I understand the politics of fear, of personal destruction. Its a style of politics that Republican's seem far more comfortable with. And unfortunately it works. Thats a shame.

Thursday, October 23, 2008

A woman's right to Chose and Abortions

As a liberal, it should come as no surprise to anyone that I support a woman's right to chose. I reject the argument that life begins at conception. I believe that life begins at birth. Bill Clinton expressed it as clearly as anyone. Abortion should be Safe, Rare, and Legal.

This one one of the few positions that I hold where I am an absolutist. The decision to carry the child to term or have an abortion is the mother's and hers alone.

I understand and respect the Alan Keyes of the world who have an equally uncompromising position on the other side. If, as many believe, life begins at conception, the abortion is the deliberate taking of a human life. That is the definition of murder. Alan Keyes was clear and unequivocal on this in his 2000 quest for the Republican Presidential nomination.

I have no respect for those who try to finesse this issue. This occurs more in Republican ranks than in Democratic ranks, but both sides are trying to keep their head down on this.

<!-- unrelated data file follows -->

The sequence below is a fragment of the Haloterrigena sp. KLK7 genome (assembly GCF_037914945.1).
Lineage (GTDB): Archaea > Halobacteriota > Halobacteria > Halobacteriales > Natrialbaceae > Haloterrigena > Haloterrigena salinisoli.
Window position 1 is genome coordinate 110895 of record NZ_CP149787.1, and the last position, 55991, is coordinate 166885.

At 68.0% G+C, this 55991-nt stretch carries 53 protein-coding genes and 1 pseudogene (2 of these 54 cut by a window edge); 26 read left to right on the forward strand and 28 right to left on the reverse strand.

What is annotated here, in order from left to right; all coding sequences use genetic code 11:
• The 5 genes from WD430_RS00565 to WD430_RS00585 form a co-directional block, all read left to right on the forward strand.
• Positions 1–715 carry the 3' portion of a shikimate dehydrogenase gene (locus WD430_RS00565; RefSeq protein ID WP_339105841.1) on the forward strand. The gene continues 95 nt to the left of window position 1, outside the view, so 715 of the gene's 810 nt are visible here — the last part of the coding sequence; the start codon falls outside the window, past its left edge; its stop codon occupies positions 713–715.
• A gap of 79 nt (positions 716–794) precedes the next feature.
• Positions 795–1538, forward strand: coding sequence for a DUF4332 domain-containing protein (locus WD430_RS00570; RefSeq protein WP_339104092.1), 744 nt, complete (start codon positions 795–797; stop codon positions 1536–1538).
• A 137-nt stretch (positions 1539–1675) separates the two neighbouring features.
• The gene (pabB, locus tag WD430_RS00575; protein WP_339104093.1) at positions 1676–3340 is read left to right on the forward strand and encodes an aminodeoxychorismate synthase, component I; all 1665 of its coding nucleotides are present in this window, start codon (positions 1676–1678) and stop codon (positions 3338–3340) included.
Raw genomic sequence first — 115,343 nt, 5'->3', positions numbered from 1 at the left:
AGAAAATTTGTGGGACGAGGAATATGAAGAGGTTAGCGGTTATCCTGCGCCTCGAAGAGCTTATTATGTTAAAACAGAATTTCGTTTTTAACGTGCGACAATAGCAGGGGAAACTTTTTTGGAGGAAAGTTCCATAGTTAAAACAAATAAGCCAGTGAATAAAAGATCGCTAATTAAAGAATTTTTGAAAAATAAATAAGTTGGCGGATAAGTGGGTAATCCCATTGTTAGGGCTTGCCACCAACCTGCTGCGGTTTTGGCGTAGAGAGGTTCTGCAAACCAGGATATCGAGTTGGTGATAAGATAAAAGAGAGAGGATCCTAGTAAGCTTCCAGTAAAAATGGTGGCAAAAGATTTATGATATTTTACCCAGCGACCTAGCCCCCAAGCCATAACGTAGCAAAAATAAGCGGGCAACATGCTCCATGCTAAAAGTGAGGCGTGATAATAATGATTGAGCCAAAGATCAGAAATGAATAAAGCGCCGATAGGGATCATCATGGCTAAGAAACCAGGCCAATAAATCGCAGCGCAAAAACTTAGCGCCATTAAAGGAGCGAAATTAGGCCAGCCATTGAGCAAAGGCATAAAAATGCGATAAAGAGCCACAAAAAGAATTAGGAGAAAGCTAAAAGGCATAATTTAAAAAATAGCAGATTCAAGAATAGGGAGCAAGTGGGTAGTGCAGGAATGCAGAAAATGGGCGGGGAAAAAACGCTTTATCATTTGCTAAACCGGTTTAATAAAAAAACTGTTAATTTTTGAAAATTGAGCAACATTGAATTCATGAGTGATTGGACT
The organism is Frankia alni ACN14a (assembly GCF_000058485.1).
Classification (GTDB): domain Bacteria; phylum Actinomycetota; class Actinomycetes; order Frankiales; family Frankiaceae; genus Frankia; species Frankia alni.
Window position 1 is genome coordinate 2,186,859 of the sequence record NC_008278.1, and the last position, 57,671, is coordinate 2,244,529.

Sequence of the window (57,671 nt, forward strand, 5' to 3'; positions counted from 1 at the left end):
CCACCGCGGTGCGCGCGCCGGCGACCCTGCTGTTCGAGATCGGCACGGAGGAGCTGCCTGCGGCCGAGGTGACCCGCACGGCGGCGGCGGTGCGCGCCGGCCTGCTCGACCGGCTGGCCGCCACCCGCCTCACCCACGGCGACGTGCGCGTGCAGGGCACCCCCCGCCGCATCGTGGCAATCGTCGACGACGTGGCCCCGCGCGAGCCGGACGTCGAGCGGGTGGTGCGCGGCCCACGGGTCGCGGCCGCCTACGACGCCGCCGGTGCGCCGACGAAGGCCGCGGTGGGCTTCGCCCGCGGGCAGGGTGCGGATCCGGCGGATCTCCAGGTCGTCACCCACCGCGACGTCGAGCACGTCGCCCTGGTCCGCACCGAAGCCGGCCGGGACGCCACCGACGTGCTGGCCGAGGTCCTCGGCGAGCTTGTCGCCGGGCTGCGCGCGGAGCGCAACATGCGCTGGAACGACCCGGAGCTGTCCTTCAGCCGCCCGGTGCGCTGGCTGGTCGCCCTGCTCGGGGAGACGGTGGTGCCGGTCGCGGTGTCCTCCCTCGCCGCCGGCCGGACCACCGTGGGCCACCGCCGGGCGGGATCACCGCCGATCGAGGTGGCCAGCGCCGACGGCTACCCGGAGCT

The current debate about Partial Birth abortion is an example of the insanity of this debate. Abortion opponents want to ban a specific procedure without regard to any concept of medical necessity, without regard for any threat to the life of the mother and without any regard for any threat to the health of the mother. All of this over a procedure that is used in less than .2% of abortions ( and is usually performed on a non-viable fetus. The majority of states already ban abortions after presumed viability (usually defined as 24 weeks) in most cases, the use of the Partial Birth Abortion procedure is already prohibited in cases where the fetus might be viable.

I am not going to argue whether or not women chose to have abortions for capricious reasons or for intensely difficult reasons. That isn't the point. We as a society don't get to tell a woman that her reasons are good enough or they are not. That's above our pay grade.

I don't see enough people trying to get Abortion opponents to explain how they can believe that life begins at conception, and not believe that the mother who solicits for the murder of her unborn child is not as guilty as the doctor. Even more so. But they don't want to be seen as extremists. So they take a position that is logically indefensible and pretend it makes sense.

I also find it fascinating the the same people who find abortion to be abhorrent are also opposed to many of the ways that might make unplanned pregnancies less common and reduce any perceived need for abortion.